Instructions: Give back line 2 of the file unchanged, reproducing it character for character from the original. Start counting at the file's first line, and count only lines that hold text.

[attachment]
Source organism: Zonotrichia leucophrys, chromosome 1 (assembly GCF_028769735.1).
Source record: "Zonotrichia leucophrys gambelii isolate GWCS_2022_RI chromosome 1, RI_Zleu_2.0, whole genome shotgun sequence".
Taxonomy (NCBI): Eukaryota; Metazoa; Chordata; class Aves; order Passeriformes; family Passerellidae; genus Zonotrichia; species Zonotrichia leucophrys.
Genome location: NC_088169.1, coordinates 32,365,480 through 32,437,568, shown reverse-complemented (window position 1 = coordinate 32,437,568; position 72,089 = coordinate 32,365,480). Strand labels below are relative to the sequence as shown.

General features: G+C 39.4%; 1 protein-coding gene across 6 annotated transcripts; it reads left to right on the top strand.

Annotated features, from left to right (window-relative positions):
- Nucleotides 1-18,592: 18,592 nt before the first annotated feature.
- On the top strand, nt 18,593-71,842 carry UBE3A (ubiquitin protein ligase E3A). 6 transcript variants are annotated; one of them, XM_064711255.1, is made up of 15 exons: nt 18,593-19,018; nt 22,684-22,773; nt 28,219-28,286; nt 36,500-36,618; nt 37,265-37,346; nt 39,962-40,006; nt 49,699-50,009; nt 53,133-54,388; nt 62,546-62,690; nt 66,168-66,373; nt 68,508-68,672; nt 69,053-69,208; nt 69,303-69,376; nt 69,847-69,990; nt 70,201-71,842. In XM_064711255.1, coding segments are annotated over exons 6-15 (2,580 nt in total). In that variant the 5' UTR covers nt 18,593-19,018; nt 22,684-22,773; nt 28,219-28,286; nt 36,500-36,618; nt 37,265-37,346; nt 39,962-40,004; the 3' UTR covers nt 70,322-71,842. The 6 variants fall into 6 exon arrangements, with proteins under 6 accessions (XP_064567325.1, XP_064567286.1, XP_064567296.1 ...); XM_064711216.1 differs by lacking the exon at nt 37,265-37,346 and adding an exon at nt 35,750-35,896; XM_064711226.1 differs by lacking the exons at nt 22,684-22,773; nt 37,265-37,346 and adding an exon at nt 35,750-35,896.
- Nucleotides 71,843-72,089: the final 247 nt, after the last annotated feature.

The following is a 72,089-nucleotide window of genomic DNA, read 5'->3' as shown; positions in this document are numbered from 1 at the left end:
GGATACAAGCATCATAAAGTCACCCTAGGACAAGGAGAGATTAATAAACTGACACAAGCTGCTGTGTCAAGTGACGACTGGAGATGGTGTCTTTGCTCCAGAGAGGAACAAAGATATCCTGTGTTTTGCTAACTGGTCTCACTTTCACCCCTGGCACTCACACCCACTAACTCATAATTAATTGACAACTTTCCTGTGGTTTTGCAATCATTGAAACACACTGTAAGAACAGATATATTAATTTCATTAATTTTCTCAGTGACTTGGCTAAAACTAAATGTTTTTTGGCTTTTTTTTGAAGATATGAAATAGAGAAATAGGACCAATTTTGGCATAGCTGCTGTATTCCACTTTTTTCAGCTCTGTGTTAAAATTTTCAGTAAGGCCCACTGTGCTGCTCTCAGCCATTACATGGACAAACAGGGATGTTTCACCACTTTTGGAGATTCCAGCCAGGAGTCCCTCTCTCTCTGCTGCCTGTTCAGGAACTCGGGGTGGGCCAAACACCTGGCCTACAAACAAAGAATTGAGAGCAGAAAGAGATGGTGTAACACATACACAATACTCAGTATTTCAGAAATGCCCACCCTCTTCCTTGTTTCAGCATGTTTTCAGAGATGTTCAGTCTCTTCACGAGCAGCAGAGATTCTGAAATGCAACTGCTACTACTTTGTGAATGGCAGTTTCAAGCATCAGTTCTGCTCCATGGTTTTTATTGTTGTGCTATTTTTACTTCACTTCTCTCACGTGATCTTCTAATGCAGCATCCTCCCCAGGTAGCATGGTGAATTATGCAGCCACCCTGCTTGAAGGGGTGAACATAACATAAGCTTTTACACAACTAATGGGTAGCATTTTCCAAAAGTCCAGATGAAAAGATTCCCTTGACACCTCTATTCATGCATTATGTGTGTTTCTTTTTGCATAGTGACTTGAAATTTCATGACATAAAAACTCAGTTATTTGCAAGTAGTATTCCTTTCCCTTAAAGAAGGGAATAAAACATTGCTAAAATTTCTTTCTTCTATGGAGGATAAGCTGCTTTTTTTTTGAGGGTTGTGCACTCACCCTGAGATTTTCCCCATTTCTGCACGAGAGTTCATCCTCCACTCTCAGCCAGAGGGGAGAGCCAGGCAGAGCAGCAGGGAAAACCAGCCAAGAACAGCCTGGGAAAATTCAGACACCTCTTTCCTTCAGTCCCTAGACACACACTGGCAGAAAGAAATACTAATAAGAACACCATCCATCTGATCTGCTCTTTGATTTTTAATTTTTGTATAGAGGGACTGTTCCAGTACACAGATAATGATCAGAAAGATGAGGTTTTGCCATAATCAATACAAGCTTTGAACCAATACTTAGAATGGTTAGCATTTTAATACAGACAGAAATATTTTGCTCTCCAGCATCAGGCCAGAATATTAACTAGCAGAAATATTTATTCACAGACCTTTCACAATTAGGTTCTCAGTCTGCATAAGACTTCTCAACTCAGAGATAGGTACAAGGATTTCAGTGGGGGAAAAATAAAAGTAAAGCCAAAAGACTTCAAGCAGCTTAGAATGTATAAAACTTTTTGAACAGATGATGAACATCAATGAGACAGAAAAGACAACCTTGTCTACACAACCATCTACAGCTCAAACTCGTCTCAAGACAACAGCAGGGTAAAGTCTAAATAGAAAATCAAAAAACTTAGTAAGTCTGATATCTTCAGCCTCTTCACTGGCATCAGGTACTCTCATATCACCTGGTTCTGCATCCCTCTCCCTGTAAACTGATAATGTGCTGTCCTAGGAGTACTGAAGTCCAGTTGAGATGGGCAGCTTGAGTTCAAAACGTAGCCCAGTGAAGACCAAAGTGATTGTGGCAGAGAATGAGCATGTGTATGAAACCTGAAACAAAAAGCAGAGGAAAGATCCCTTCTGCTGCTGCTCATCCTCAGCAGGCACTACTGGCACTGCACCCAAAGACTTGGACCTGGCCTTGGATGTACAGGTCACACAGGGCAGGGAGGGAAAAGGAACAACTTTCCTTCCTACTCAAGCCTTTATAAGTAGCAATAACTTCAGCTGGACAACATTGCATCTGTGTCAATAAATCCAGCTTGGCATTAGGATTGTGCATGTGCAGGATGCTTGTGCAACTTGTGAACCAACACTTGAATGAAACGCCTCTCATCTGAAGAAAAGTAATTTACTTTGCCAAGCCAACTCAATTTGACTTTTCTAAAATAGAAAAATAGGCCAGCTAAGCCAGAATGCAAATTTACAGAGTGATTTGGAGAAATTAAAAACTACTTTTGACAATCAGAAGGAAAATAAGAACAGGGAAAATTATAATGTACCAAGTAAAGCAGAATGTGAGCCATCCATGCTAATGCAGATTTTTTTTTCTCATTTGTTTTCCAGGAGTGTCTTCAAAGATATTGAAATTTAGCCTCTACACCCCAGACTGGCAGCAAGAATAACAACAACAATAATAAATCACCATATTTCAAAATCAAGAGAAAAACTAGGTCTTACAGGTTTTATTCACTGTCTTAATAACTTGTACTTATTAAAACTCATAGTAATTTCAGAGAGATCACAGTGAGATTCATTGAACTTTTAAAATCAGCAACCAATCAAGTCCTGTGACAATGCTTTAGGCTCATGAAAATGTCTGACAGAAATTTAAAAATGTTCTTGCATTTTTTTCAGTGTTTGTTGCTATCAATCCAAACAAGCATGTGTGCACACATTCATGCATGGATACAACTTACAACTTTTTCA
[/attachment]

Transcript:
Source record: "Zonotrichia leucophrys gambelii isolate GWCS_2022_RI chromosome 1, RI_Zleu_2.0, whole genome shotgun sequence".